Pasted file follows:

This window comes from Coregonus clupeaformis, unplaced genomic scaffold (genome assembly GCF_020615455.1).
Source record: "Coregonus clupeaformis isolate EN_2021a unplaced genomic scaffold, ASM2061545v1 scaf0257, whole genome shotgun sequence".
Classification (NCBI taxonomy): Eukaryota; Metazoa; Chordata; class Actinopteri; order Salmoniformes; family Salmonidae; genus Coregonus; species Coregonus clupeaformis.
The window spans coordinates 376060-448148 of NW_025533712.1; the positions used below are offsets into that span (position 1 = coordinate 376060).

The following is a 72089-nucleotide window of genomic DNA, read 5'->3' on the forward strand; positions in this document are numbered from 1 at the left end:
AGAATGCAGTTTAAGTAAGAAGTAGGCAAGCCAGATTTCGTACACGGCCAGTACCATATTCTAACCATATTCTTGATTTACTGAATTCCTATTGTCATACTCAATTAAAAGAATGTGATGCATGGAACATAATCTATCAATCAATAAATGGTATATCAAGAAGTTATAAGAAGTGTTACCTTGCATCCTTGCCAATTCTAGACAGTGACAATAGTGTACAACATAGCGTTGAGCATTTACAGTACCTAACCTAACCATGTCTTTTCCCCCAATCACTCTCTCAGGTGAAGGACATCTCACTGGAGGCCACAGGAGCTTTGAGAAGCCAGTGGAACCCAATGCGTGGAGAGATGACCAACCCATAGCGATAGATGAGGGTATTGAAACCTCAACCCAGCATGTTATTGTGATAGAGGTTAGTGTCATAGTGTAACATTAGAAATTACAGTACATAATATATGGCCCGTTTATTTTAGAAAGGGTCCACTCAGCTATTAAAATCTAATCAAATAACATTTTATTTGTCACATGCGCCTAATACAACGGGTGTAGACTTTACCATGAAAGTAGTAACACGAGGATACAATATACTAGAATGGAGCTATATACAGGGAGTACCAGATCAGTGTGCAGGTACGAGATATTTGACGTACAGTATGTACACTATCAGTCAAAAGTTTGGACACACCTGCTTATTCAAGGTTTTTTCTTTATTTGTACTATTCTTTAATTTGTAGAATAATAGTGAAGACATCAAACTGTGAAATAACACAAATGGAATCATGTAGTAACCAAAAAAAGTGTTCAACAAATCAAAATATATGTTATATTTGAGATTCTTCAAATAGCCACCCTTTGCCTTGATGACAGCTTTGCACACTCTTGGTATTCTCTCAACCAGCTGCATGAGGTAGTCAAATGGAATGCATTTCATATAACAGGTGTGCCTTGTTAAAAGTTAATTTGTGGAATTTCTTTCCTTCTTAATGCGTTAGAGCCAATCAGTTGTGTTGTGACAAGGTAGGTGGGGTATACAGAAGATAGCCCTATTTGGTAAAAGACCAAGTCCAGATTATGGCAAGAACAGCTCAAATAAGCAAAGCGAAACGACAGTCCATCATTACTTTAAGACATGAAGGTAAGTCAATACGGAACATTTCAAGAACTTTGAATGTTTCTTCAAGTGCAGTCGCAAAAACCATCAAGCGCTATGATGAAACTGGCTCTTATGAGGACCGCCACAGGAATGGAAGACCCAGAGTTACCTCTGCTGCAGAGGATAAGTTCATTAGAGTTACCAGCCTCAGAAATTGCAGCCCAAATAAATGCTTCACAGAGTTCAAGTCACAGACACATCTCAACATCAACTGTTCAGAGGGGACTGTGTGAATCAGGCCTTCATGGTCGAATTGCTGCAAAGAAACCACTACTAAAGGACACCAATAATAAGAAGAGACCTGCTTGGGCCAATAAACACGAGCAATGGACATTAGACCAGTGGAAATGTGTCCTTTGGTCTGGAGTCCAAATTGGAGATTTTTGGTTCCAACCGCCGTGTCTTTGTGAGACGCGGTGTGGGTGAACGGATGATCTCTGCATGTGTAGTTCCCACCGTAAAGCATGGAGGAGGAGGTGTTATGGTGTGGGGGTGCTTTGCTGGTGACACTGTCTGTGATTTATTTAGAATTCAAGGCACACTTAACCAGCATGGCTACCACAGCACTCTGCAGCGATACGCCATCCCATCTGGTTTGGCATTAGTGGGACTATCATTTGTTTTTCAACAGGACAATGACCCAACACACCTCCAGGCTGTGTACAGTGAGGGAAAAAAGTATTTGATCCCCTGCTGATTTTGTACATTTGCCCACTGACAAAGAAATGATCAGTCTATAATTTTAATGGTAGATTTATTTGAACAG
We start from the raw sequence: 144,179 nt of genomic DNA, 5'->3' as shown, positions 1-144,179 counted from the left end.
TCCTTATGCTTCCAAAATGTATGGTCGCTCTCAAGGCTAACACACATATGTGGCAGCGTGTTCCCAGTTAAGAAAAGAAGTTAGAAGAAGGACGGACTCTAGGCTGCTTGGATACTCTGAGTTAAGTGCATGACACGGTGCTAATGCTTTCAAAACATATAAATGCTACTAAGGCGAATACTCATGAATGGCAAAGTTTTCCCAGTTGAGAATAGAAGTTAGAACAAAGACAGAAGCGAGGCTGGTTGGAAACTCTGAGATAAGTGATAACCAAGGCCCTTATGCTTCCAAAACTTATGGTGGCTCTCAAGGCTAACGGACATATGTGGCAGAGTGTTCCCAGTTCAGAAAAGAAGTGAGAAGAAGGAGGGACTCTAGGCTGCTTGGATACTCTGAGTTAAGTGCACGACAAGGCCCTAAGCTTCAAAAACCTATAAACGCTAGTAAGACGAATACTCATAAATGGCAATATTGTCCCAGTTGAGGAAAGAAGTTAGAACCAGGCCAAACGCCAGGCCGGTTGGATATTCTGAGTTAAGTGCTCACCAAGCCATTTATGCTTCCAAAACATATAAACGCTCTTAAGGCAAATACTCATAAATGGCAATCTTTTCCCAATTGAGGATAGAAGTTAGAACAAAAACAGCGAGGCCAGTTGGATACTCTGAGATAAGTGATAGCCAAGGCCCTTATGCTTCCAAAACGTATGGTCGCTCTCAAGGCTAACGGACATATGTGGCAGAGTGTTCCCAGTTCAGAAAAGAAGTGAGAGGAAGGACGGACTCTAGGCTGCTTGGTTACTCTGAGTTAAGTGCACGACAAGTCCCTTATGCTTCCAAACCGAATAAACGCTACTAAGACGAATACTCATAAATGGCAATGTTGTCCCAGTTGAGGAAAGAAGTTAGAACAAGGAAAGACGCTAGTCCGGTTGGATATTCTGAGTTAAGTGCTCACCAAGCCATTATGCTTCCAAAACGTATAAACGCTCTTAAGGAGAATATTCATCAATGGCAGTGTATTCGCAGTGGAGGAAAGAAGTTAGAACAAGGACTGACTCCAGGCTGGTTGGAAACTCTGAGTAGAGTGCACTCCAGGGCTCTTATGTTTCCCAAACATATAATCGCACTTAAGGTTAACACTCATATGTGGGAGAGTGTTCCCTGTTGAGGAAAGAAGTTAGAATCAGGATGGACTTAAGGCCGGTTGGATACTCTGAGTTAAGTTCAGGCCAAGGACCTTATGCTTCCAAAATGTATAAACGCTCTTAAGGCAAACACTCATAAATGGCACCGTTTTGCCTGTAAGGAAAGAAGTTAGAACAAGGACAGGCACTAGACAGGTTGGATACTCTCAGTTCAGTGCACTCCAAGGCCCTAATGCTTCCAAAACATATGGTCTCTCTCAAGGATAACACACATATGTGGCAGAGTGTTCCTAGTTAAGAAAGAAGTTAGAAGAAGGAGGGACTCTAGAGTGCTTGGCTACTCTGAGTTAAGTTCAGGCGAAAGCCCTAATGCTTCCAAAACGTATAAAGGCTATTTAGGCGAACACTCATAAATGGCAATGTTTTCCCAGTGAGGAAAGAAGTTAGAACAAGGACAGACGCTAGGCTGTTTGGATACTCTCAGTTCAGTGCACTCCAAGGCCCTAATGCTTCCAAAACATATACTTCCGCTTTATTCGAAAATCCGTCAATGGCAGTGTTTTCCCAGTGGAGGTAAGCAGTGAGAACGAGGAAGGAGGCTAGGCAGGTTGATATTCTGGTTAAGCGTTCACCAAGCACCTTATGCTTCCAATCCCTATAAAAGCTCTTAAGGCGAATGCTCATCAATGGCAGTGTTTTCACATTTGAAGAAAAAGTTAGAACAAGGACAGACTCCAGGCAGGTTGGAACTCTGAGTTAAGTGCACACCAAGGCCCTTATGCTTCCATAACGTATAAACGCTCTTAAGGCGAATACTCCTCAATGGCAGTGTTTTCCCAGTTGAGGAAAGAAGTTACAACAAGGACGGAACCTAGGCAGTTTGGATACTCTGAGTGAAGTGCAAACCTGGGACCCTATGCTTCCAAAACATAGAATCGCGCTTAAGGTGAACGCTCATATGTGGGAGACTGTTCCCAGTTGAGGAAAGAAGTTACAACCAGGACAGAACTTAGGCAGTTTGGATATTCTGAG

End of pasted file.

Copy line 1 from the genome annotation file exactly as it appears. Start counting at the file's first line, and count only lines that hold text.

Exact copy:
This window comes from Coregonus clupeaformis, unplaced genomic scaffold (genome assembly GCF_020615455.1).